11. #11
    Senior Member John W's Avatar
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    Thanks for the plot Zilch, and everyone elses input. I think I will extend the back out a little and keep the parallel sides.

  12. #12
    RIP 2011 Zilch's Avatar
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    Quote Originally Posted by John W
    Thanks for the plot Zilch, and everyone elses input. I think I will extend the back out a little and keep the parallel sides.
    Yes, if you can get a bit more depth, you can bump up the port diameter to 2.5" or 3" (which will be longer) also. Your vent velocities get pretty high with those 2" ports at higher SPL's. Once you settle on a final volume, I can run it again and get you preliminary port dimensions.

    [I can hear your project already. It's gonna be GOOD! ]

  13. #13
    Senior Member John W's Avatar
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    Another good idea to increase the port size.
    I have been using WinISD to model the ports. My latest estimate when bumping the back out a couple inches is about 2.8 ft3, or 79 liters.
    For 2 - 2.5 in ports at 30hz that would be about 8.6 inches long, by WinISD calculation. Is that what you get?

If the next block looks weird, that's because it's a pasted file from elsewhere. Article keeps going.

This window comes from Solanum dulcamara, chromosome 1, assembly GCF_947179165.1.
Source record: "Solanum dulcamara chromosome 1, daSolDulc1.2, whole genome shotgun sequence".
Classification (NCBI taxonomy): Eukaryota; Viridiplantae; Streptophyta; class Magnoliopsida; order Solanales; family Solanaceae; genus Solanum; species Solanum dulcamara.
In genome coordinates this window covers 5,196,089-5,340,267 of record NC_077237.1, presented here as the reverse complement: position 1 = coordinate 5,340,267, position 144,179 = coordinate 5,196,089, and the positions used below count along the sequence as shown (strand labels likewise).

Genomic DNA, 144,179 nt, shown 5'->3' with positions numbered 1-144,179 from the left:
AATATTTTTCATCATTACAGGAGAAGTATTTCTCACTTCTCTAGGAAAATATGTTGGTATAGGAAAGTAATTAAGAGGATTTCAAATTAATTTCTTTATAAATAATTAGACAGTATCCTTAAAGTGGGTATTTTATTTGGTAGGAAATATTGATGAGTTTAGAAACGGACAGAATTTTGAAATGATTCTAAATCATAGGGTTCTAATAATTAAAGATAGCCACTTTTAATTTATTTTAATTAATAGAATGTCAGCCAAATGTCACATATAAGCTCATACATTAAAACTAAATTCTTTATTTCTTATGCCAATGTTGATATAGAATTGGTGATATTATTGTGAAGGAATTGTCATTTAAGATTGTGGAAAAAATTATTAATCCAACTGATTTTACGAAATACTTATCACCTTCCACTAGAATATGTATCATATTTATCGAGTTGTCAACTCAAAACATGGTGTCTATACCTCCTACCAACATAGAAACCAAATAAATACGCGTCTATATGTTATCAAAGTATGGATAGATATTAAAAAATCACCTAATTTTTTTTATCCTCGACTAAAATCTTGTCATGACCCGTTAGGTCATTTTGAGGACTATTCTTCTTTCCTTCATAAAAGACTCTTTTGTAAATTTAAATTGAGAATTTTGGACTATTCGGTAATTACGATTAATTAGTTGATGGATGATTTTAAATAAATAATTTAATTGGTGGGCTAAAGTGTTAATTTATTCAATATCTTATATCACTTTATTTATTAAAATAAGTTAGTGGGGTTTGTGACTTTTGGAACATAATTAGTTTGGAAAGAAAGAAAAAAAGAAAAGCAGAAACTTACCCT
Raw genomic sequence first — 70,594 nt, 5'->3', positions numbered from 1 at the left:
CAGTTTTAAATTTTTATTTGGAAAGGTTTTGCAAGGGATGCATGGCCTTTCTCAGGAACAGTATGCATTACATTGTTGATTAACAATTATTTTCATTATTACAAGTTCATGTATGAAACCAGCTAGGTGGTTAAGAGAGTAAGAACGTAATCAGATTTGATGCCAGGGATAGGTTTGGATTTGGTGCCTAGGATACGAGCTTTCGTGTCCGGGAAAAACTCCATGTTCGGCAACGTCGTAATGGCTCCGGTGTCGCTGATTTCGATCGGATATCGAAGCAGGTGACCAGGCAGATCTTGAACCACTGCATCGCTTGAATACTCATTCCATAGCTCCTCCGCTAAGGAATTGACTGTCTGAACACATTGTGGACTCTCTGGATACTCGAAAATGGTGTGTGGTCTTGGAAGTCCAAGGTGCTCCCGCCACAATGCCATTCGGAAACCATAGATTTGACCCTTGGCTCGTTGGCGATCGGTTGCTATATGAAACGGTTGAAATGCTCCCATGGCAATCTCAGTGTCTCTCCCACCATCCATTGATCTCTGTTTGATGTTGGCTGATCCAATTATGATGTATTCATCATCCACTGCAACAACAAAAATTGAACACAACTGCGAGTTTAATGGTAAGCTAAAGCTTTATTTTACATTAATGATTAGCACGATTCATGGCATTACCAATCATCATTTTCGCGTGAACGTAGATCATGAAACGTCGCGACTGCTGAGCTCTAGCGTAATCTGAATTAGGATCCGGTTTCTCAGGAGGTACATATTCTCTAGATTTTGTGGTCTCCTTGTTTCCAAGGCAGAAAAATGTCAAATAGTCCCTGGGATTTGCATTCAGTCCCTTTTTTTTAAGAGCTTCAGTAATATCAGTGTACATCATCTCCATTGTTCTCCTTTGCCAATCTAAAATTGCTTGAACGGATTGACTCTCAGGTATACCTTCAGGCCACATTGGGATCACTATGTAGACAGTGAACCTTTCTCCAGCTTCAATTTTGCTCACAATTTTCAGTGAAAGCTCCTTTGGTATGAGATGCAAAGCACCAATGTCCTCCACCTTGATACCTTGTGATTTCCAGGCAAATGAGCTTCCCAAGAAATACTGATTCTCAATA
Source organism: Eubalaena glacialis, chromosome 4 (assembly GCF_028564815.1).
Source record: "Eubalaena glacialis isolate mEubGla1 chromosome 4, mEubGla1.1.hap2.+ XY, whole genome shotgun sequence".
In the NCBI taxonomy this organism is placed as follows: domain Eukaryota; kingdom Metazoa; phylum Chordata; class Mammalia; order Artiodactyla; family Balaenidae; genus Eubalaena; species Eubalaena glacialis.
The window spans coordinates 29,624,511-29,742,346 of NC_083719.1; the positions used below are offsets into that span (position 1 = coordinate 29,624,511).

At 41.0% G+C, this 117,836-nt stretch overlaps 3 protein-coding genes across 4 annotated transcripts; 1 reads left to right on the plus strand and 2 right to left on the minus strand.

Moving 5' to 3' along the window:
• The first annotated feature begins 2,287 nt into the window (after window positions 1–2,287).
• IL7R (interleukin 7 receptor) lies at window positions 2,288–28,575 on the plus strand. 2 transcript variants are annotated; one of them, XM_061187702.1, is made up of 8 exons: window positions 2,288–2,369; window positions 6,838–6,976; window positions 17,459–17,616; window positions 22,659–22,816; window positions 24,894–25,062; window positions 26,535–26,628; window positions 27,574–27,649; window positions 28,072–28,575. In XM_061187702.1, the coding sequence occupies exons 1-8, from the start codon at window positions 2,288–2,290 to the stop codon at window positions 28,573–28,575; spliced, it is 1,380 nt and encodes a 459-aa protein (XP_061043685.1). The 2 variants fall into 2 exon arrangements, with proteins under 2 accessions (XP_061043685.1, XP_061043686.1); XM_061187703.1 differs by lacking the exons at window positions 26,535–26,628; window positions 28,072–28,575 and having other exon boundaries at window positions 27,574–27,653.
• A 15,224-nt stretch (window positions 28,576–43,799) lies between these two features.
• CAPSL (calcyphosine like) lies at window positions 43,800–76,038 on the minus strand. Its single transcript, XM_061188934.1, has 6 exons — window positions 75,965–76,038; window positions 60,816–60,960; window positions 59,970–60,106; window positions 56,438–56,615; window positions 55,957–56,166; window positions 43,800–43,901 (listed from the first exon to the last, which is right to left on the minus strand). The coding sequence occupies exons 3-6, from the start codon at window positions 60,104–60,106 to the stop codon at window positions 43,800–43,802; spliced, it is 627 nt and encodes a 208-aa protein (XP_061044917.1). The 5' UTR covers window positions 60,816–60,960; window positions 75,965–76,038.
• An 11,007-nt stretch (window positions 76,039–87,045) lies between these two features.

I plan on using a fair amount of stuffing, and I know my volume estimation could be way off. I will have to tune these manually once everything is in place.
    Next step is a cardboard mockup to try and get a handle on the angles involved.

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    Quote Originally Posted by John W
    No radial arm saw, unfortunately. I have a long piece of bar stock that I think I will screw onto the sheet and then place this in the crosscut slot on the table to make the angles. I think if you do it the other way around and make the angle on the table you tend to create a lot more sawdust and smoke than you may expect.

    My brain to keyboard connection was a little off in what I was trying convey there but you already had a plan!

    Extension wings and a deeper back extension makes handling a 4 x 8 sheet a lot easier if you don't have something like that set up already.

    Mike Caldwell

  15. #15
    Senior Member John W's Avatar
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    Quote Originally Posted by Mike Caldwell
    My brain to keyboard connection was a little off in what I was trying convey there but you already had a plan!

    Extension wings and a deeper back extension makes handling a 4 x 8 sheet a lot easier if you don't have something like that set up already.

    Mike Caldwell
    You got that right. 4x8 mdf is brutal. My toenail is only about 1/2 grown after loosing it from dropping a sheet on my toe about 6 months ago.